Patrick O'Flynn

Why the Dominic Cummings row won’t harm Boris

Why the Dominic Cummings row won't harm Boris
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The idea of short-termism being a disease that especially afflicts the British economy is a recurring theme. We are regularly told that UK investors are too often looking for a quick buck unlike in, for example, Germany where they take a longer-term strategic view. Less attention is paid to the idea that this condition has wormed its way into other parts of our national life, specifically politics. People who should know better – practitioners and commentators alike – have decided that l’affaire Cummings has changed significantly the basic political facts of life. They're wrong, at least in the long term.

Tim Montgomerie believes this row means that Keir Starmer has the Conservatives exactly where he wants them – damned as the party of the rich and the privileged. 'Senior backbencher' Simon Hoare (are there any junior ones?) pronounces on the Today programme that it has led to support for the Government fading away. Sky News political editor Beth Rigby claims in her latest blog that the PM’s stature has been diminished, that he has 'burnt through a lot of political capital' and that he has 'paid a very heavy price' for keeping his chief adviser. But is this really the case? Will we remember this row in a few months' time, let alone come the next election?

It all reminds me of the first resignation of Peter Mandelson. That, too, came relatively early in the term of an administration elected with a landslide majority. December 1998, to be precise. Mandelson, the erstwhile Svengali adviser to Tony Blair, had been launched into a ministerial career in his own right. It then emerged that he had taken a secret loan from another Labour MP and Government minister to enable him to purchase a property.

After a few frantic days attempting to save him, Blair chucked him overboard (only to bring him back some time later; wash, rinse, repeat). As a young political correspondent, I recall feeling that the affair could fundamentally change the terms of trade, shattering trust in the regime of Teflon Tony.

Alastair Campbell, then Blair’s communications director, took a different view, telling us that it was froth and that the next general election would be decided on the usual issues: the economy, the NHS, law and order, schools etc.

Let history record that Alastair was right. At the 2001 general election, with the economic wind in its sails, Labour was returned with another landslide majority. The words 'Peter Mandelson’s secret home loan' no doubt came up on the doorsteps approximately as often as the words 'What about that bloke who drove to Durham that time?' will be uttered during the 2024 election campaign, i.e. not at all.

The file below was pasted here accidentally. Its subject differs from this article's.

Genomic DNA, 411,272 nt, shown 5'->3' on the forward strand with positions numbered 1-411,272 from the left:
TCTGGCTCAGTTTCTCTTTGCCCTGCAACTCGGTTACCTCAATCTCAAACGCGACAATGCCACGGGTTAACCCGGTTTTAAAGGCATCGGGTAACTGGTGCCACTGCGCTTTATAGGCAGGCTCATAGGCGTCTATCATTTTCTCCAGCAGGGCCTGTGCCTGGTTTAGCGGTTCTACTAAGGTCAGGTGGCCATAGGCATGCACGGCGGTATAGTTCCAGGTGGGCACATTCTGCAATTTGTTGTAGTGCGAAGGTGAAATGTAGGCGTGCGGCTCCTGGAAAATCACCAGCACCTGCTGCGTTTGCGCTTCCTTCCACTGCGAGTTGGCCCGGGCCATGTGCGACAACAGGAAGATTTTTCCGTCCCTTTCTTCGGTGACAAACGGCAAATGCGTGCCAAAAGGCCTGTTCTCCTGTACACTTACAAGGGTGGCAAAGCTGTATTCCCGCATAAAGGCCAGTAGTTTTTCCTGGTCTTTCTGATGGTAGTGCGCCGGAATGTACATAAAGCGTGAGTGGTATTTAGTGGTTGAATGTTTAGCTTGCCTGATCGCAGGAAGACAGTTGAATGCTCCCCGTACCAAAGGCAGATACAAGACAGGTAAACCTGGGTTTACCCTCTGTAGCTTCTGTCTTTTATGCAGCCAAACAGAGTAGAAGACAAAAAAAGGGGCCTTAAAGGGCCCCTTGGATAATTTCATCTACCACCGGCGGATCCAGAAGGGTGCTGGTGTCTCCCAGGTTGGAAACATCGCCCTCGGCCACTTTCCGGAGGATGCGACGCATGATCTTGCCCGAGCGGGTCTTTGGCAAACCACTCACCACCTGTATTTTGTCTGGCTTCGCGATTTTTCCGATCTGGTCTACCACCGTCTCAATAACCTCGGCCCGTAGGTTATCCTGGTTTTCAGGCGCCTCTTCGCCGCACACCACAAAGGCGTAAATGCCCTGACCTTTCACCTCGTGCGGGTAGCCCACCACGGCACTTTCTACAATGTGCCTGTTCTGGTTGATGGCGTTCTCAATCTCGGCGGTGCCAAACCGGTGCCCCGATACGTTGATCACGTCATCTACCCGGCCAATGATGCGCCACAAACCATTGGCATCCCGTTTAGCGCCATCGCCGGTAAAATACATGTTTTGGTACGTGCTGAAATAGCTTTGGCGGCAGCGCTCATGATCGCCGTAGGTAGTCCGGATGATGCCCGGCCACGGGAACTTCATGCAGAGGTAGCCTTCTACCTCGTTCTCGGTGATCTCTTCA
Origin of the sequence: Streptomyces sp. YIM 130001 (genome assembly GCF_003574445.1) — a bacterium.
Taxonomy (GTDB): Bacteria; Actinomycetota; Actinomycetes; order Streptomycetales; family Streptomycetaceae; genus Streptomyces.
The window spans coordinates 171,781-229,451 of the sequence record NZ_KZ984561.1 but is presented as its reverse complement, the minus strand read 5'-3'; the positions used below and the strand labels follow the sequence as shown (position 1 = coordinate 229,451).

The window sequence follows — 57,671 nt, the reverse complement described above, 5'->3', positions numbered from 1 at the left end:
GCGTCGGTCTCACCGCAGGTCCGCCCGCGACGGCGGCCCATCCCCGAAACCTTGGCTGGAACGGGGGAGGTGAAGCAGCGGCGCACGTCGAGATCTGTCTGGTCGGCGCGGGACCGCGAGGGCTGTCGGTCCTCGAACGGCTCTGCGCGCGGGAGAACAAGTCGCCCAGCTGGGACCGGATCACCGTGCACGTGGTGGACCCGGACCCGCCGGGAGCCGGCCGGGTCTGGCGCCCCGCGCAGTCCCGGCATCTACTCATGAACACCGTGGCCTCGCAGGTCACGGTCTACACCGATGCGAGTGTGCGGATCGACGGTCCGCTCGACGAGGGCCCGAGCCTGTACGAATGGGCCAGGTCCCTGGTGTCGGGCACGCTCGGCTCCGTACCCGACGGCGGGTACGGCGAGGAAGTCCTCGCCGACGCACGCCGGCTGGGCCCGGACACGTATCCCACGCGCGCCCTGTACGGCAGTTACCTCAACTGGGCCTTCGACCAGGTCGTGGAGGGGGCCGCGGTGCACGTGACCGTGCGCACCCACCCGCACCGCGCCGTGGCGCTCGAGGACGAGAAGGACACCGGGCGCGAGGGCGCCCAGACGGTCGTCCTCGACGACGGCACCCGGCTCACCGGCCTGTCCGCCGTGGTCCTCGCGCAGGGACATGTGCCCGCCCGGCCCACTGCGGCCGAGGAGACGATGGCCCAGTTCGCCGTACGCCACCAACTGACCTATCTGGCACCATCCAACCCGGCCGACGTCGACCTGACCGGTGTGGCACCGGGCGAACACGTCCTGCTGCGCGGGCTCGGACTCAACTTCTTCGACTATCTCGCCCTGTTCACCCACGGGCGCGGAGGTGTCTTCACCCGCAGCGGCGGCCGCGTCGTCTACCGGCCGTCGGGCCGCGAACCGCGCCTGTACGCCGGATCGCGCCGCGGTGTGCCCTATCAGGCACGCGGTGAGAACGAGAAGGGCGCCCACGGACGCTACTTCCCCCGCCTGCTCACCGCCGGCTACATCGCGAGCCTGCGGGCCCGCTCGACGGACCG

Opinion polls do currently show an impact from all the media criticism of Cummings. The Tory lead has gone from about 20 points to about 11. No doubt there will be times in the years ahead when it further narrows or even when Keir Starmer and his 200-strong parliamentary force get their noses in front.

But to draw long-term conclusions from a short-term squall so early in a parliamentary term is a mistake. Perhaps Johnson will do other things to earn for himself an indelible reputation for unfairly favouring chums that becomes a big bone of contention with voters. 

But perhaps he won’t. Perhaps Cummings will lead with his chin again at some point in the months ahead and suffer a knock-out blow as a result (much more likely according to the Mandelson precedent). In which case the lobby and his many detractors will get their pound of flesh but, again, the electoral fundamentals will not be much changed.

Looking ahead we know that other big events are on the horizon; the end of lockdown and reopening of various parts of the economy, the fourth anniversary of the Brexit referendum by when it will be clear that a transition extension really isn’t being asked for, a big strategic post-Covid Budget, a Boris and Carrie wedding, the end of transition and the emergence of the UK as a properly independent nation. These are just some of the things we know to be pencilled in.

Then there are the other, Harold Macmillan-style 'events' that will just crop up and about which we can have no inkling; what Donald Rumsfeld called the 'unknown unknowns'.

The foundation of the political terms of trade will remain throughout the complexion of the House of Commons that was elected in December after the Johnson-Cummings strategy paid off in spades: 365 Conservatives and 201 Labour. That, give or take a few defections and by-elections, is the way we live now. Step back, deep breath, calm down.